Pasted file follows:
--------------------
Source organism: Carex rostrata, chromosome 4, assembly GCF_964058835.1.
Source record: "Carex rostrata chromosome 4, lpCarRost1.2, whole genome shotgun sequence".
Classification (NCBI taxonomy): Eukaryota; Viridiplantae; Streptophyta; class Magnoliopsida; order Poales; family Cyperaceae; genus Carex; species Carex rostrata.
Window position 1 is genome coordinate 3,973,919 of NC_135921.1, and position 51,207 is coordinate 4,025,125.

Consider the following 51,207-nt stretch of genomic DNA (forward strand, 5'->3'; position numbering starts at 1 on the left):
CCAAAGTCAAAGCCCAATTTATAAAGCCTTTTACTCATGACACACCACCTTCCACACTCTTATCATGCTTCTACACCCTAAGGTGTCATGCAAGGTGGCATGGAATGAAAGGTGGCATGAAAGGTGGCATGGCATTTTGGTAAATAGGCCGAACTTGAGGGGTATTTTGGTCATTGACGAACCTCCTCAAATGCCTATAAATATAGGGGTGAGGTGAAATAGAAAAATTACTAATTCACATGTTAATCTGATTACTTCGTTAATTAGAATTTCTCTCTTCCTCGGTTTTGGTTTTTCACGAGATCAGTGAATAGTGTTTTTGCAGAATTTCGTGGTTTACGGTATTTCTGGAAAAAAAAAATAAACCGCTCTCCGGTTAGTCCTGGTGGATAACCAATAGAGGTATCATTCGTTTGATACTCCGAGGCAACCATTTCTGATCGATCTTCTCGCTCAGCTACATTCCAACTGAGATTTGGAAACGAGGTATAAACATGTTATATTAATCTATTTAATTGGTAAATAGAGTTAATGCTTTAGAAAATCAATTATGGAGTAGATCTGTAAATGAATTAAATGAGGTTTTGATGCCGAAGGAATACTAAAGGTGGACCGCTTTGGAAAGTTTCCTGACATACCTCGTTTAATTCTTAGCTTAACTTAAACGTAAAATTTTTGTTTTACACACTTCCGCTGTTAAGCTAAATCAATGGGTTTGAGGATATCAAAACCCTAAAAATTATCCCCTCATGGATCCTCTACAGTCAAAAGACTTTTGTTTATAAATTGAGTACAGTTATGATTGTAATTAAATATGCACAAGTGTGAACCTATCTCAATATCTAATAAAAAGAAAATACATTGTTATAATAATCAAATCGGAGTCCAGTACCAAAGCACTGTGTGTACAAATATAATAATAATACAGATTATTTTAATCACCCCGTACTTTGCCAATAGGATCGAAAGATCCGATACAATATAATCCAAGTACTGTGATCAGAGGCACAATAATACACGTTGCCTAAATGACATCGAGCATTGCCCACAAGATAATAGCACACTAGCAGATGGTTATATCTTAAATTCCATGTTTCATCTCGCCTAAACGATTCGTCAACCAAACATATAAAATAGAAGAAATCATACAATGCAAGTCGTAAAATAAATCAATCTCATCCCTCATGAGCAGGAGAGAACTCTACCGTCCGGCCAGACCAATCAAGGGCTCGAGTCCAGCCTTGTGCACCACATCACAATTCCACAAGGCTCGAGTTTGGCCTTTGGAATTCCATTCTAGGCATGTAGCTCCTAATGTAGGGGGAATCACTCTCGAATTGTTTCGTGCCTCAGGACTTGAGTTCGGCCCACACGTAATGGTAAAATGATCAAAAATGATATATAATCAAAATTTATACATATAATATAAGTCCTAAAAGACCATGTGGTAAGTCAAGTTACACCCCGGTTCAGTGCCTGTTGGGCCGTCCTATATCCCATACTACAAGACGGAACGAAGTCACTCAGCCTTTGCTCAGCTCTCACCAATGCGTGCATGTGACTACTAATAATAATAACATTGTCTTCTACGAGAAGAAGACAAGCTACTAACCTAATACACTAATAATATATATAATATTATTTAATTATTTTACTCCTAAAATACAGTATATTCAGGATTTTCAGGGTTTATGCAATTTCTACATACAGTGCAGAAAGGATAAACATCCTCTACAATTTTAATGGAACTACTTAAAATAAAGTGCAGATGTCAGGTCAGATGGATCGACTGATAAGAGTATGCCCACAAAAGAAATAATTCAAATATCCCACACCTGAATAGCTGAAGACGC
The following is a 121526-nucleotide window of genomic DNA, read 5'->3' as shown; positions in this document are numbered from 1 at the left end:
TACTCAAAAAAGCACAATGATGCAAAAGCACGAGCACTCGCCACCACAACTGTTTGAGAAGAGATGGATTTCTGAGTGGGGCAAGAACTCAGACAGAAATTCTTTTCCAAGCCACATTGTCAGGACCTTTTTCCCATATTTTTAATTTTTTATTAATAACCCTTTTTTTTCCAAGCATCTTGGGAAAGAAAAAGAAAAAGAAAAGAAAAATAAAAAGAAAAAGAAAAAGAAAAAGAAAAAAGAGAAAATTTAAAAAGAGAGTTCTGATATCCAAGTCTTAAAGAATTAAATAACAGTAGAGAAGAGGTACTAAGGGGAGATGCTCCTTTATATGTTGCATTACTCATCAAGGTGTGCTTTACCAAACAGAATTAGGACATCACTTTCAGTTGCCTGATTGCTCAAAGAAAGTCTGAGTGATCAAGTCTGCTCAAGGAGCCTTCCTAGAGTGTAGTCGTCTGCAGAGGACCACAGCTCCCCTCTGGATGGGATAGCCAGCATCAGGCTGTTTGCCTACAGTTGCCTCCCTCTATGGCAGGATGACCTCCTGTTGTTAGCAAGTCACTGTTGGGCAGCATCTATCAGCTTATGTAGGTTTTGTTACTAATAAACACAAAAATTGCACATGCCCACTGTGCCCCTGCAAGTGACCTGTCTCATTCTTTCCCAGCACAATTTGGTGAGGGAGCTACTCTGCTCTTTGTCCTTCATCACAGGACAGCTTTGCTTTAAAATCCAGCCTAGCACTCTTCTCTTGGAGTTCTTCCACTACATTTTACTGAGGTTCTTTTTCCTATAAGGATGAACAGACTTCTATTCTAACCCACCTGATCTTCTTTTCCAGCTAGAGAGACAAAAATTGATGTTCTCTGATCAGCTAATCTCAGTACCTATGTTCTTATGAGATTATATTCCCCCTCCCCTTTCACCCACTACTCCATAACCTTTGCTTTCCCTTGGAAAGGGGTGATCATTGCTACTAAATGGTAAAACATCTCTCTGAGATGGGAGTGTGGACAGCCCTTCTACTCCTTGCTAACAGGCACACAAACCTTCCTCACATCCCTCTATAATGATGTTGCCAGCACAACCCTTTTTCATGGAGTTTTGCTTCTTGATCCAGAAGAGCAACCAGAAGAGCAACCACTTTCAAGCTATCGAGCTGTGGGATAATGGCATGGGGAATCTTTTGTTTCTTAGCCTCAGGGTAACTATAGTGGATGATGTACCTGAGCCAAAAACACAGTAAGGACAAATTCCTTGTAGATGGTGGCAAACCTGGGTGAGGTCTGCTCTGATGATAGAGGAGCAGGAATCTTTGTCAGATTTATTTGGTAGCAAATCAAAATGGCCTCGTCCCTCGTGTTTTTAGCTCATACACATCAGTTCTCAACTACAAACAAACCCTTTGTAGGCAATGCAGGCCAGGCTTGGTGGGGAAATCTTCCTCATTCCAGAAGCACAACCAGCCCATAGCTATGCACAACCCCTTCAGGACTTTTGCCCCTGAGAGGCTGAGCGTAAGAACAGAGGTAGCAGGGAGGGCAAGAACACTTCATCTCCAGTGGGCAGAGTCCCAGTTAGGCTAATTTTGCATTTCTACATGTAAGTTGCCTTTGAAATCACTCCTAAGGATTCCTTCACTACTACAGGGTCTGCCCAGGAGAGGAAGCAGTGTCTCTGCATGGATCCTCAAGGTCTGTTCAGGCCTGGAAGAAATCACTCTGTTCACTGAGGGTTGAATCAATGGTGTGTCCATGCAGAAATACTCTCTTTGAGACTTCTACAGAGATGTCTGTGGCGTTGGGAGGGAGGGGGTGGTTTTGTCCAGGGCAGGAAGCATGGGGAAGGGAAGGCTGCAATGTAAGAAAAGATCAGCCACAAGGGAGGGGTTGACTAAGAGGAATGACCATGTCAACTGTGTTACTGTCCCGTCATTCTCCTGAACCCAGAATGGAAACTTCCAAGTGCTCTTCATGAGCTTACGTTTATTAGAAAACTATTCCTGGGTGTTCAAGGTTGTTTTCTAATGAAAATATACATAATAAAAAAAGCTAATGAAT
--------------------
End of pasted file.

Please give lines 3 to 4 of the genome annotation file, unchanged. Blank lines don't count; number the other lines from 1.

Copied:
Classification (NCBI taxonomy): Eukaryota; Viridiplantae; Streptophyta; class Magnoliopsida; order Poales; family Cyperaceae; genus Carex; species Carex rostrata.
Window position 1 is genome coordinate 3,973,919 of NC_135921.1, and position 51,207 is coordinate 4,025,125.